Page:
It's seen in the gaze of those ladies in saris -- when you watch them watching her. On the one hand, they see their friend's daughter, the fun-loving girl they joke with. On the other, there is clear wonder, because she has crossed a divide; she is playing the game they spend most of their lives allowing others to play.

It's seen in the actions of Bhattarai, who has always coached Pratima for free, who has persuaded members to donate clubs and whose quiet manner cannot hide how much he enjoys teaching the game to such a willing learner.

It's seen in the admiring nods of my caddie, Prakesh, who shouts advice and goads her, but who also whispers: "She is good, sir, very good golfer."




In 2015, Royal Nepal Golf Club became a sanctuary of another kind entirely.

Shortly before midday on Saturday, April 25, the country was rocked by a severe earthquake that left over 9,000 people dead, more than 22,000 injured and hundreds of thousands homeless.

The devastation remains apparent nearly two years later, and yet the Nepali people refer to it as a "kind" earthquake, because the collapse of thousands of schools would have been devastating on a weekday.

The golf course welcomed those who had lost their homes. Tents were erected across the property. Photographs from the shelters show confused faces but are accompanied by messages that read, with telling simplicity: "Safe."

Matt Cooper

Pratima looks forward to graduating from high school so she will have more time to hone her golf game.

In common with many locals, Pratima's memories of that day have less to do with the quake itself than the moments afterward.

"I remember a lot of helicopters," she says. "I remember everyone out in the street. I remember the noise of alarms."

Some of the tented villages remain in Kathmandu, but the golf course resumed normality, and Pratima returned to action, qualifying for two Nick Faldo Junior Series events in China.

There was, however, a problem: The girl who lives on the golf course next to the airport, the girl who watches airplanes depart to far-off lands every single day, doesn't have a passport. Her father has no birth certificate, and without one, Pratima's quest for papers dropped into a deep administrative water hazard.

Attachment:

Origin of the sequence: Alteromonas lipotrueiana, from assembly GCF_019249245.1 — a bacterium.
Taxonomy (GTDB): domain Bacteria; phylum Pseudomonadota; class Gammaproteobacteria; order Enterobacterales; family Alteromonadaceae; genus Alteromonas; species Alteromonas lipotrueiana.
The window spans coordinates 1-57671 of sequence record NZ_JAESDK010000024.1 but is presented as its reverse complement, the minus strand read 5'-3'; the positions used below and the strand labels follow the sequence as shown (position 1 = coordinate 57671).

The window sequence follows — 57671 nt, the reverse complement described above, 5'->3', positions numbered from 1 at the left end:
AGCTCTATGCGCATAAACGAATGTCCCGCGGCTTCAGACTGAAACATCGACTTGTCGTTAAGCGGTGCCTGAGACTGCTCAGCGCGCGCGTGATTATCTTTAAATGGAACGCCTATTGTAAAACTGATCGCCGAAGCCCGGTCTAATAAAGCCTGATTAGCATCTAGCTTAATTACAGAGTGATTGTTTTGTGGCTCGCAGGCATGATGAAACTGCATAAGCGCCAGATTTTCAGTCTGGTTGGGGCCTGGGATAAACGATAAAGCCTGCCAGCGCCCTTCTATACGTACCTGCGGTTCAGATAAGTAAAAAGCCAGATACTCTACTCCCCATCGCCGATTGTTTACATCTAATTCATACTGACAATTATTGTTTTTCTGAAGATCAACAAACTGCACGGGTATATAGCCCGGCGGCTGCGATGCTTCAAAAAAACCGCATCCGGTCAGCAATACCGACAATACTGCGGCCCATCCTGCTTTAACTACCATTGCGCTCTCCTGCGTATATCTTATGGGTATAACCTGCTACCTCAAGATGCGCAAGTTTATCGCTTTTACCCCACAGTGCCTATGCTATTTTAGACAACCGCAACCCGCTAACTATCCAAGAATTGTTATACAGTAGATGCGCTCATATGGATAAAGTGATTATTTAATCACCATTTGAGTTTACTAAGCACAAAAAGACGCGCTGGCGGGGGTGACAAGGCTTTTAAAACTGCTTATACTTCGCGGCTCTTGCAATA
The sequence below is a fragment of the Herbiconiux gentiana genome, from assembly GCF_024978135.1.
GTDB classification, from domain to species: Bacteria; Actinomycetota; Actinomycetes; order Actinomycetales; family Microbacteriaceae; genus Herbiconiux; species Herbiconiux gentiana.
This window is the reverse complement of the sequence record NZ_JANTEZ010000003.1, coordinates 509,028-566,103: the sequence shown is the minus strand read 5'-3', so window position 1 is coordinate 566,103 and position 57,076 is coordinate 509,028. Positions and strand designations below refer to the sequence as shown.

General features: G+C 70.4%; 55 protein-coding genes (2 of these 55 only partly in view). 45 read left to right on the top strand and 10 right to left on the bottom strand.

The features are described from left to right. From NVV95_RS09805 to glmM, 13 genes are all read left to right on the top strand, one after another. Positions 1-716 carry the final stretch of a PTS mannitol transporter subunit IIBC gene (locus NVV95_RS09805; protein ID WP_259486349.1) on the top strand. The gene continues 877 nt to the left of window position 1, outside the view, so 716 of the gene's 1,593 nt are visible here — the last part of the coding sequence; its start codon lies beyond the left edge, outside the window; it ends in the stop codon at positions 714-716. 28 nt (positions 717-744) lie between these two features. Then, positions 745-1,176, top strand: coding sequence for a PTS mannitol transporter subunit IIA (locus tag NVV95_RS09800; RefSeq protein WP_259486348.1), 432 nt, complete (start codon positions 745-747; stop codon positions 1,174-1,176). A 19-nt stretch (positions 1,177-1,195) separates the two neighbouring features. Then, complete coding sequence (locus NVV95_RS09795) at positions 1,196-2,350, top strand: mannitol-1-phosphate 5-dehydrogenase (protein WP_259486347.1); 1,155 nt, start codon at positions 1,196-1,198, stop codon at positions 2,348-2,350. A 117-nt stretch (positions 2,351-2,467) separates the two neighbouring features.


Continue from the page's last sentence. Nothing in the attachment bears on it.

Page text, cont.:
When the members heard, one -- an American -- offered to adopt her. Pratima laughs at the idea. "It was nice," she says, "but I am Nepali. I want to get a Nepali passport."

Instead, the members -- as they have done with so many aspects of her game -- offered simpler support. She expects to have a passport by the end of this month. Soon afterward, she will graduate from high school. She and Bhattarai are excited: more time to hone the game.

The dream is ready to fly.




One Sherpa was not enough for this story. Pratima is one by name; the other, New Yorker Oliver Horovitz, is a sherpa by nature.

Horovitz studied at St Andrews University, and during his time there he joined the ranks of Old Course caddies. He carries bags, he imparts wisdom, he offers advice and encouragement -- a golfing version of what Nepali sherpas have become famous for around the world when visitors trek the Himalayas.

Every October, Horovitz returns to the old town to caddie for rock star Huey Lewis in the European Tour's Alfred Dunhill Links Championship. In the past, he has carried the bag of comedy legend Larry David. And one time, he was in the same group as Rory McIlroy.

In other words, Horovitz has caddied at the home of golf, for some of the most famous men on the planet and alongside a one-time world No. 1. But his favorite experience as a caddie?

"Simple," he says. "The day I caddied for Pratima -- one of the best days of my life."


When Horovitz played Royal Nepal in 2016, he discovered the members were insistent on one subject: "You have to meet Pratima."

Doing so blew him away.

"We're on the fourth green, and as she's putting, people are passing us on the street," he explains. "They're stopping and hugging the fence as they look through at what we're doing.

Getting to help Pratima, getting to share her story, getting to do a small bit of good -- it just feels so nice. It's been wonderful to witness the outpouring of support from golfers around the world.
Oliver Horovitz on Pratima Sherpa

"What they're seeing is a local girl playing golf and an American guy carrying her bag. They've never seen that before. That moment was totally cool.